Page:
Paris: Wine Tasting at Ô Chateau.

While doing our food tour in Nice we met Sheandra, a lawyer from Atlanta in the US who was great fun and we all got along like the proverbial chateau flambé. We ended up going out for a few glasses of wine after the food tour and then deciding to meet up again in Paris, this time for a Rick Steves-recommended wine tasting lunch at Ô Chateau.

We all arrived a little early and caught up on what we’d done since we’d last seen each other then went downstairs into the stylish cellar where the tasting would take place.

Our instructor for the day was Gerald, a man with excellent English and even better wine knowledge. His presentation not only covered how to taste wine and how to discuss it, but also the history and geography of French wine. If you are an aspiring connoisseur or just interested in wine I’d hugely recommended it. If you already know a lot about wine they have an experts course too.

Some of the things I learned were:

1. How the sediment is removed from champagne bottles without the gas being lost. The neck of the bottle (where the sediment had settled) is frozen, then the plug of ice removed before the bottle is resealed.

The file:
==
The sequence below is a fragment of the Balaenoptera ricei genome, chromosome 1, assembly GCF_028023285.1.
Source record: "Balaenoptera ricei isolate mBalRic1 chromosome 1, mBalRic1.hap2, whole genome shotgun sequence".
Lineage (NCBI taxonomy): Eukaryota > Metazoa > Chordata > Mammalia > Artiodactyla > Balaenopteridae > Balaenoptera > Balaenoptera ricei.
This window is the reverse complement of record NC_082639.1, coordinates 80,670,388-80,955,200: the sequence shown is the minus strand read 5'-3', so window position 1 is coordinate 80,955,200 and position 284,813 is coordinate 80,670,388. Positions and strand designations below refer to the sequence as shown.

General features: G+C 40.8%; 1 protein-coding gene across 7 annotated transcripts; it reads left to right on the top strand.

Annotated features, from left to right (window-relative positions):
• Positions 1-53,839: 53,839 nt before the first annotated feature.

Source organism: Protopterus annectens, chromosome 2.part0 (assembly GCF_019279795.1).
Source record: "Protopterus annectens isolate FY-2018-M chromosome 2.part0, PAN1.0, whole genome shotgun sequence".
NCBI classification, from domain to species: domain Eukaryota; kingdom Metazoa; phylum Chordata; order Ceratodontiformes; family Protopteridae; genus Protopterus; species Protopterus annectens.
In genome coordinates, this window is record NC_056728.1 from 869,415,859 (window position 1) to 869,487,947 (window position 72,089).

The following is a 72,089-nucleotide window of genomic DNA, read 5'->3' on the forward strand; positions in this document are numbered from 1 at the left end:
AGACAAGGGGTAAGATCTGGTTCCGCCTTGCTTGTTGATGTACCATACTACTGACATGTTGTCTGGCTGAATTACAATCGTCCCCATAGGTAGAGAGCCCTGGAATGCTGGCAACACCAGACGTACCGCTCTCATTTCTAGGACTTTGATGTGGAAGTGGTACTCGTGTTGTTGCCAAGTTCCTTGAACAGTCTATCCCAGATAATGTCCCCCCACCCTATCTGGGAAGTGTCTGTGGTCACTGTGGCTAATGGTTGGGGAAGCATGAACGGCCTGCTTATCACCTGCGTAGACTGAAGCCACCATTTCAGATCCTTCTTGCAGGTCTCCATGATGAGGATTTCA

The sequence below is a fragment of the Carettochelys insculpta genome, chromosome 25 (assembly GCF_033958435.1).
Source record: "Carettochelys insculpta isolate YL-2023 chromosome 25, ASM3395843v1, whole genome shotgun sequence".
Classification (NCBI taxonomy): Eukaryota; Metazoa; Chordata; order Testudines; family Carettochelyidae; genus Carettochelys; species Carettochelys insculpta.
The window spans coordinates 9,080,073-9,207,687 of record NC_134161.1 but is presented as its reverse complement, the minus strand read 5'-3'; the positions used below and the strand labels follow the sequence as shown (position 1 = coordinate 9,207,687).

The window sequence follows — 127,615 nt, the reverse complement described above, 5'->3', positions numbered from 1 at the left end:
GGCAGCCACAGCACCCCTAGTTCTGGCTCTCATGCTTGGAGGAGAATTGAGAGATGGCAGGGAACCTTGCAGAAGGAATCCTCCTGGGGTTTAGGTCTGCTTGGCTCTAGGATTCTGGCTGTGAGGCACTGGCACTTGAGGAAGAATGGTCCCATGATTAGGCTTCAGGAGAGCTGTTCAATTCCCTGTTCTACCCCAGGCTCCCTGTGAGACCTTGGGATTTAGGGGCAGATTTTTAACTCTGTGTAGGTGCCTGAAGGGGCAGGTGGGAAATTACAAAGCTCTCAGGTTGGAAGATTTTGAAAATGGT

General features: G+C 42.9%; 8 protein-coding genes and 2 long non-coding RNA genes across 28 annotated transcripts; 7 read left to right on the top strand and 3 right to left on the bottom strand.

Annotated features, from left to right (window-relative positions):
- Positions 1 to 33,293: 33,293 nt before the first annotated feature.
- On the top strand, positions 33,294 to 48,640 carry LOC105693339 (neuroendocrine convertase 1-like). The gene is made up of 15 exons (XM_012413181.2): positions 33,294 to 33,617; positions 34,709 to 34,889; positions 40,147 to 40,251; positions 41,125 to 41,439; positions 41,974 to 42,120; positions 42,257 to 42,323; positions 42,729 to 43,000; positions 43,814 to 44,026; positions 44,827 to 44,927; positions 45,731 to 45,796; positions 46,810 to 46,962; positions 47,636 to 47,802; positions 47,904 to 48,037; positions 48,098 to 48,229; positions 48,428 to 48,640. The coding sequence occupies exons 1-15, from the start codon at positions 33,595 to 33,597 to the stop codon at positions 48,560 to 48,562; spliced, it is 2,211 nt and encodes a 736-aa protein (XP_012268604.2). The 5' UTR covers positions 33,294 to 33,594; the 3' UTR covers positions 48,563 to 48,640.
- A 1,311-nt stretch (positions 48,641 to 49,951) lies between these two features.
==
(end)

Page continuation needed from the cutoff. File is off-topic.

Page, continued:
2. What ‘brut’ refers to. I’ve always wondered yet never bothered to look and it turns out that it means a minimum of sugar is added to flavour the champagne and sometimes none. So when a champagne is ‘brut’ it means that it is dry. Champagne that is ‘extra brut’ is in fact more sweet because extra sugar is added.

3. When a champagne is labeled ‘Blanc de blanc’ it means ‘white of whites’ which means only Chardonnay grapes have been used. The other two grapes used to make champagne are red – Although champagne is never red because the skins are discarded.

4. NVB stands for Non Vintage Brut. This means that grapes from multiple seasons have been mixed to provide a more standard flavour.

5. Champagne glasses are tall with narrow stems because until modern methods were involved, the yeast sediment used to settle in the bottom of the stem.

6. To see if a red wine is aged you can tilt the glass over a white background and note that the pinker the tint of the wine the younger it is and the redder, or browner the colour the more it has aged.

Of course we learned a great deal more but, thanks to drinking about 8 glasses of wine, I seem to have forgotten most of it. C’est la vie!